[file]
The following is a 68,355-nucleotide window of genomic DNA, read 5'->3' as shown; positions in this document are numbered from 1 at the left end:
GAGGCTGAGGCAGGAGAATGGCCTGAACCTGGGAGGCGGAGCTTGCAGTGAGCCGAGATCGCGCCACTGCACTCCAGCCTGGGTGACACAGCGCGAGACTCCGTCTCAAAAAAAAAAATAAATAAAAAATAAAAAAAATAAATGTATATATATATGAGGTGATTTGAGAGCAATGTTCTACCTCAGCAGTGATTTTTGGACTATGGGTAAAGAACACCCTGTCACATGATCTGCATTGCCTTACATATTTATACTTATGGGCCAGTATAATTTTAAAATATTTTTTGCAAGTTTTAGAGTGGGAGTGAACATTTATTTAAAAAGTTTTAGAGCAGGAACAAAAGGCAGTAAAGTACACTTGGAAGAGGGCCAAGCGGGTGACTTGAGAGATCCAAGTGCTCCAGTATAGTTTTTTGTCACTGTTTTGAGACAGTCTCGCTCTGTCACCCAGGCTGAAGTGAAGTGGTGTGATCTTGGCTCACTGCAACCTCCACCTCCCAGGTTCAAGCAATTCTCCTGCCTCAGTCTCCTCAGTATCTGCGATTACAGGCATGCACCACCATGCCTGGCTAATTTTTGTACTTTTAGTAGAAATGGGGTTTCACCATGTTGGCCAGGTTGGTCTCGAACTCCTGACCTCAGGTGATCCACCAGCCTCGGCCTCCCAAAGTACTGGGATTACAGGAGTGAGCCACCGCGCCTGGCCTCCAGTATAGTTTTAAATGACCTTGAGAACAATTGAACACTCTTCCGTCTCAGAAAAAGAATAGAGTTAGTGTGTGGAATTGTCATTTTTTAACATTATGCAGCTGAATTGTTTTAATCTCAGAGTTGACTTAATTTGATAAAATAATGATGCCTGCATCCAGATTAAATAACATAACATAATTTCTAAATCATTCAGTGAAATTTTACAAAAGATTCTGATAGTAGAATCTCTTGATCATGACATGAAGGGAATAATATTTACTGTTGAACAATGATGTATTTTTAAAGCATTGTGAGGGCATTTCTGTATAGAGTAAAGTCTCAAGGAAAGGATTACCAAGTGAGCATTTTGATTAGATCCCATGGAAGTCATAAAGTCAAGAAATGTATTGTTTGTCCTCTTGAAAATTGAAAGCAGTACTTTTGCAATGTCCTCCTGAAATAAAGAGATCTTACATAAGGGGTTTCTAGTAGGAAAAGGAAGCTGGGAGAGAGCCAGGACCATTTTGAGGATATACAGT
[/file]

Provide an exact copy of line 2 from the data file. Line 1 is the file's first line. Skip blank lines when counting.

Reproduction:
GAGGCTGAGGCAGGAGAATGGCCTGAACCTGGGAGGCGGAGCTTGCAGTGAGCCGAGATCGCGCCACTGCACTCCAGCCTGGGTGACACAGCGCGAGACTCCGTCTCAAAAAAAAAAATAAATAAAAAATAAAAAAAATAAATGTATATATATATGAGGTGATTTGAGAGCAATGTTCTACCTCAGCAGTGATTTTTGGACTATGGGTAAAGAACACCCTGTCACATGATCTGCATTGCCTTACATATTTATACTTATGGGCCAGTATAATTTTAAAATATTTTTTGCAAGTTTTAGAGTGGGAGTGAACATTTATTTAAAAAGTTTTAGAGCAGGAACAAAAGGCAGTAAAGTACACTTGGAAGAGGGCCAAGCGGGTGACTTGAGAGATCCAAGTGCTCCAGTATAGTTTTTTGTCACTGTTTTGAGACAGTCTCGCTCTGTCACCCAGGCTGAAGTGAAGTGGTGTGATCTTGGCTCACTGCAACCTCCACCTCCCAGGTTCAAGCAATTCTCCTGCCTCAGTCTCCTCAGTATCTGCGATTACAGGCATGCACCACCATGCCTGGCTAATTTTTGTACTTTTAGTAGAAATGGGGTTTCACCATGTTGGCCAGGTTGGTCTCGAACTCCTGACCTCAGGTGATCCACCAGCCTCGGCCTCCCAAAGTACTGGGATTACAGGAGTGAGCCACCGCGCCTGGCCTCCAGTATAGTTTTAAATGACCTTGAGAACAATTGAACACTCTTCCGTCTCAGAAAAAGAATAGAGTTAGTGTGTGGAATTGTCATTTTTTAACATTATGCAGCTGAATTGTTTTAATCTCAGAGTTGACTTAATTTGATAAAATAATGATGCCTGCATCCAGATTAAATAACATAACATAATTTCTAAATCATTCAGTGAAATTTTACAAAAGATTCTGATAGTAGAATCTCTTGATCATGACATGAAGGGAATAATATTTACTGTTGAACAATGATGTATTTTTAAAGCATTGTGAGGGCATTTCTGTATAGAGTAAAGTCTCAAGGAAAGGATTACCAAGTGAGCATTTTGATTAGATCCCATGGAAGTCATAAAGTCAAGAAATGTATTGTTTGTCCTCTTGAAAATTGAAAGCAGTACTTTTGCAATGTCCTCCTGAAATAAAGAGATCTTACATAAGGGGTTTCTAGTAGGAAAAGGAAGCTGGGAGAGAGCCAGGACCATTTTGAGGATATACAGT